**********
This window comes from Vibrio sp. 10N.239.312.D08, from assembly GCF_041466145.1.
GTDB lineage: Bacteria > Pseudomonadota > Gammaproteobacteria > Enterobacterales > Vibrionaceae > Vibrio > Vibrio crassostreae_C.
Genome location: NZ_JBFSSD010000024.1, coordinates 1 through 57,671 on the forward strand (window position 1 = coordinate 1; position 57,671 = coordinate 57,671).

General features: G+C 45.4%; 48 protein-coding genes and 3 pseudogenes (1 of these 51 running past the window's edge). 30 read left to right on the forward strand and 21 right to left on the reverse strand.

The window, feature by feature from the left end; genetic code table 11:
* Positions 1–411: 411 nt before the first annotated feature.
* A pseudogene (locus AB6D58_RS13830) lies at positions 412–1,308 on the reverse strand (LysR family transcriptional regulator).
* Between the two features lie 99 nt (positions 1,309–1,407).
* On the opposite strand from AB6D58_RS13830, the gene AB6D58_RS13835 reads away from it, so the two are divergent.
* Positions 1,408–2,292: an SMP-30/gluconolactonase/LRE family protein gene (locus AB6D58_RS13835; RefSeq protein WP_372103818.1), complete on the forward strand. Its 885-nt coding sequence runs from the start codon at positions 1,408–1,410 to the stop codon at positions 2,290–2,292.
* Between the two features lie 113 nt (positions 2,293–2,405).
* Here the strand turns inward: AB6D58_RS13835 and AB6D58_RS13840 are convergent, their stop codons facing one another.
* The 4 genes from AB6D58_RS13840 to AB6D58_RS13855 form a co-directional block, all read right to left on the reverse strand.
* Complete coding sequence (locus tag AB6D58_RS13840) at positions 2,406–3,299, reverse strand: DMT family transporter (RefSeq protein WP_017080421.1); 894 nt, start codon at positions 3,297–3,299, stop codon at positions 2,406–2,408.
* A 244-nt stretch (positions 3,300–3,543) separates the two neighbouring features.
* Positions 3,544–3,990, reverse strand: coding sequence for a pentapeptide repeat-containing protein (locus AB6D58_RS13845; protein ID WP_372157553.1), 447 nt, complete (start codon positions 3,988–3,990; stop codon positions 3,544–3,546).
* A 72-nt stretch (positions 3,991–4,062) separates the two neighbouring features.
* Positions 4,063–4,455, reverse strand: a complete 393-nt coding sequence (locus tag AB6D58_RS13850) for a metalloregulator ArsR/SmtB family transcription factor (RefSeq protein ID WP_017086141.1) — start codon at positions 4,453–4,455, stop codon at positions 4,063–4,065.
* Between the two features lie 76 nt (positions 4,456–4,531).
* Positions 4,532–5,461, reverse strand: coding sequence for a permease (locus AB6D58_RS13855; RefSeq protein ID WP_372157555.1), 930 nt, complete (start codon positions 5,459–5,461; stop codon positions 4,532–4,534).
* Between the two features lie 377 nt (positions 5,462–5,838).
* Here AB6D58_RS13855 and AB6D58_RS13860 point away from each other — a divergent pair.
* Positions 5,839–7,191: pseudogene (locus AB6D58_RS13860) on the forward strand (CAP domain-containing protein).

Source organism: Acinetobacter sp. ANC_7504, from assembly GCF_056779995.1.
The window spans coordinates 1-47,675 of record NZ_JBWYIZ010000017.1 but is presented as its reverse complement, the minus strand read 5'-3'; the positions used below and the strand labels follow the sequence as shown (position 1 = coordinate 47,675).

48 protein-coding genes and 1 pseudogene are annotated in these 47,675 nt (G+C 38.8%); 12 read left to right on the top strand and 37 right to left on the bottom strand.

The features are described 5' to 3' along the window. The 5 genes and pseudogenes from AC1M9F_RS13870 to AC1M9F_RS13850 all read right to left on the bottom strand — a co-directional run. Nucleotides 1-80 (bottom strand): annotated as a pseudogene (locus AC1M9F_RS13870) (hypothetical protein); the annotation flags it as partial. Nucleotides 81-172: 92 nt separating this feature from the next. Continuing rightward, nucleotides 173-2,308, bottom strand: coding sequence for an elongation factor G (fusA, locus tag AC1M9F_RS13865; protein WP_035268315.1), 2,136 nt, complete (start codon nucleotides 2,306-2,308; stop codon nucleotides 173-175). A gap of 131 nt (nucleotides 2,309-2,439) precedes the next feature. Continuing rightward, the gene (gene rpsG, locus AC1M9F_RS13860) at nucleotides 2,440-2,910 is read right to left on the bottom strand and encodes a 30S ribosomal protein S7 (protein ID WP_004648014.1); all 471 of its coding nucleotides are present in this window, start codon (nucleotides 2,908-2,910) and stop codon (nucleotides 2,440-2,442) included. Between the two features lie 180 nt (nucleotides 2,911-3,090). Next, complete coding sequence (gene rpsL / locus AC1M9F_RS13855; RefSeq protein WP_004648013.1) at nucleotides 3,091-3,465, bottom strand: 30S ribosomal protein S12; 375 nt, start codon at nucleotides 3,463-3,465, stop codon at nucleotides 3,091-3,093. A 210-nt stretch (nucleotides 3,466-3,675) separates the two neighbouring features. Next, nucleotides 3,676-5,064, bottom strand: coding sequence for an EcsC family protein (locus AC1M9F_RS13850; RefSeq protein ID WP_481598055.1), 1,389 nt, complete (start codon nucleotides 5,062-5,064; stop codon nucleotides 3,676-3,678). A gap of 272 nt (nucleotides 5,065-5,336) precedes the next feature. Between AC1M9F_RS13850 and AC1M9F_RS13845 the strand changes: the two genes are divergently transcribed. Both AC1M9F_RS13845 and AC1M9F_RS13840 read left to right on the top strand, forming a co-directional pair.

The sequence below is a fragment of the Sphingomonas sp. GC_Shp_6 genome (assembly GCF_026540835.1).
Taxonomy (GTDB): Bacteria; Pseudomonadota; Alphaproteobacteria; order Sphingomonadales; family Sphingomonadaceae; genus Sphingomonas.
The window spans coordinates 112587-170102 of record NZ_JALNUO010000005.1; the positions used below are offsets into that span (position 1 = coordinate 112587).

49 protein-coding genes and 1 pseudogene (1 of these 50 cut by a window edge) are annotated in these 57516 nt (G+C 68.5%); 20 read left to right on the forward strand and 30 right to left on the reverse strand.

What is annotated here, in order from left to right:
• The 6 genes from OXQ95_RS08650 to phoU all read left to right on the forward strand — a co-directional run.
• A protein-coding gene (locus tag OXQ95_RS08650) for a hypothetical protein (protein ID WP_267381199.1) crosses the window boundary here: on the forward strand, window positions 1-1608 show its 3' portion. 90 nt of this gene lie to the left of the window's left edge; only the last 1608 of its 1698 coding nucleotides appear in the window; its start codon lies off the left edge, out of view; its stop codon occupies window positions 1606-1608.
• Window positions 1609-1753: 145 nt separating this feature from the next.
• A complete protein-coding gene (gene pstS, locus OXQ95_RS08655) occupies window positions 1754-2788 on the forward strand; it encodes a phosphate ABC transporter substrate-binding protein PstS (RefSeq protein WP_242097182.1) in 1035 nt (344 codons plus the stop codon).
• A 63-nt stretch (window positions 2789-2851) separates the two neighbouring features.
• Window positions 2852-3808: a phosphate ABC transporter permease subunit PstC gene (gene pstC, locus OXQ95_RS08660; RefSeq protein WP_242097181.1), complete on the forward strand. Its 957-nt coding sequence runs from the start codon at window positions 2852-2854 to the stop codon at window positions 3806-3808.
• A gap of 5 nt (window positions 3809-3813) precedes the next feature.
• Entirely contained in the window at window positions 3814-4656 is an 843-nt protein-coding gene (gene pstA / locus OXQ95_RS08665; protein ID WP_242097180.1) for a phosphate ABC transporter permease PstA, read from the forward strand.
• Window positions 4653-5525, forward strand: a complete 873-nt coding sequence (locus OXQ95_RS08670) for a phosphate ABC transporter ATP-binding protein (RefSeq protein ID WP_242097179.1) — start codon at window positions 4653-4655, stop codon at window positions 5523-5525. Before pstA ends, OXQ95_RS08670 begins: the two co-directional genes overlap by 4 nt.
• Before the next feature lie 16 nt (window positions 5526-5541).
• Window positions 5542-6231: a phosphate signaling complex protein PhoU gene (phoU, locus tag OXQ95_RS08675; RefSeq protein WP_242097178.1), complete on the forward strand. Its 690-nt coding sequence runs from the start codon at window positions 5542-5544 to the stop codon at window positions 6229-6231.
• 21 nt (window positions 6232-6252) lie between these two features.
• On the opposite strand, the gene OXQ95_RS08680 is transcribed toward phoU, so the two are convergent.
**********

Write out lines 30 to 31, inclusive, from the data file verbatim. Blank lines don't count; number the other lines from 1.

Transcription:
The window spans coordinates 112587-170102 of record NZ_JALNUO010000005.1; the positions used below are offsets into that span (position 1 = coordinate 112587).

49 protein-coding genes and 1 pseudogene (1 of these 50 cut by a window edge) are annotated in these 57516 nt (G+C 68.5%); 20 read left to right on the forward strand and 30 right to left on the reverse strand.